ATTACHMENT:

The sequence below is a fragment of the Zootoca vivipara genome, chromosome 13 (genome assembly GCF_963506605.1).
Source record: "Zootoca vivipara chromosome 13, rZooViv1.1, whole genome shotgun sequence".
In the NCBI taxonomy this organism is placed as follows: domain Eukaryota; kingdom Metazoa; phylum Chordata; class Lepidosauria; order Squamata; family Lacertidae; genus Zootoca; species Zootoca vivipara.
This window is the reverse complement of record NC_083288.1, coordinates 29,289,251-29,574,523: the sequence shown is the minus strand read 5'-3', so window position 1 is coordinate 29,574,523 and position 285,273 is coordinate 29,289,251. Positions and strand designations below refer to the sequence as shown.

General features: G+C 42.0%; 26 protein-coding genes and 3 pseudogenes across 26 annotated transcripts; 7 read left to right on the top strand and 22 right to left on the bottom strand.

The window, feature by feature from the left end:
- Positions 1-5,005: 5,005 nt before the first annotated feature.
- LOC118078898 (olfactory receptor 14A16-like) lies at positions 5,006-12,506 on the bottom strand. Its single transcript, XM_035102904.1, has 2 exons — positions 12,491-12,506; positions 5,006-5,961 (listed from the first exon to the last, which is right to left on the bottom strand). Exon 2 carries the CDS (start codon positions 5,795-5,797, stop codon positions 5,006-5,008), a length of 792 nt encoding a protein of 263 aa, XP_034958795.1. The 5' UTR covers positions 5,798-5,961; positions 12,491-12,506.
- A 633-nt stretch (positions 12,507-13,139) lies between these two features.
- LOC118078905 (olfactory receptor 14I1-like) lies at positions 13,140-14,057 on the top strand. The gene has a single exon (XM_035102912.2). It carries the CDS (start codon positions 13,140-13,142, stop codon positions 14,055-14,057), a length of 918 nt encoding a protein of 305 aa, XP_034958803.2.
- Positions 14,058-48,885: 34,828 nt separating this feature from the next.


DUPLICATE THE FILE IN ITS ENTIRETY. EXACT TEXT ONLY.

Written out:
The sequence below is a fragment of the Zootoca vivipara genome, chromosome 13 (genome assembly GCF_963506605.1).
Source record: "Zootoca vivipara chromosome 13, rZooViv1.1, whole genome shotgun sequence".
In the NCBI taxonomy this organism is placed as follows: domain Eukaryota; kingdom Metazoa; phylum Chordata; class Lepidosauria; order Squamata; family Lacertidae; genus Zootoca; species Zootoca vivipara.
This window is the reverse complement of record NC_083288.1, coordinates 29,289,251-29,574,523: the sequence shown is the minus strand read 5'-3', so window position 1 is coordinate 29,574,523 and position 285,273 is coordinate 29,289,251. Positions and strand designations below refer to the sequence as shown.

General features: G+C 42.0%; 26 protein-coding genes and 3 pseudogenes across 26 annotated transcripts; 7 read left to right on the top strand and 22 right to left on the bottom strand.

The window, feature by feature from the left end:
- Positions 1-5,005: 5,005 nt before the first annotated feature.
- LOC118078898 (olfactory receptor 14A16-like) lies at positions 5,006-12,506 on the bottom strand. Its single transcript, XM_035102904.1, has 2 exons — positions 12,491-12,506; positions 5,006-5,961 (listed from the first exon to the last, which is right to left on the bottom strand). Exon 2 carries the CDS (start codon positions 5,795-5,797, stop codon positions 5,006-5,008), a length of 792 nt encoding a protein of 263 aa, XP_034958795.1. The 5' UTR covers positions 5,798-5,961; positions 12,491-12,506.
- A 633-nt stretch (positions 12,507-13,139) lies between these two features.
- LOC118078905 (olfactory receptor 14I1-like) lies at positions 13,140-14,057 on the top strand. The gene has a single exon (XM_035102912.2). It carries the CDS (start codon positions 13,140-13,142, stop codon positions 14,055-14,057), a length of 918 nt encoding a protein of 305 aa, XP_034958803.2.
- Positions 14,058-48,885: 34,828 nt separating this feature from the next.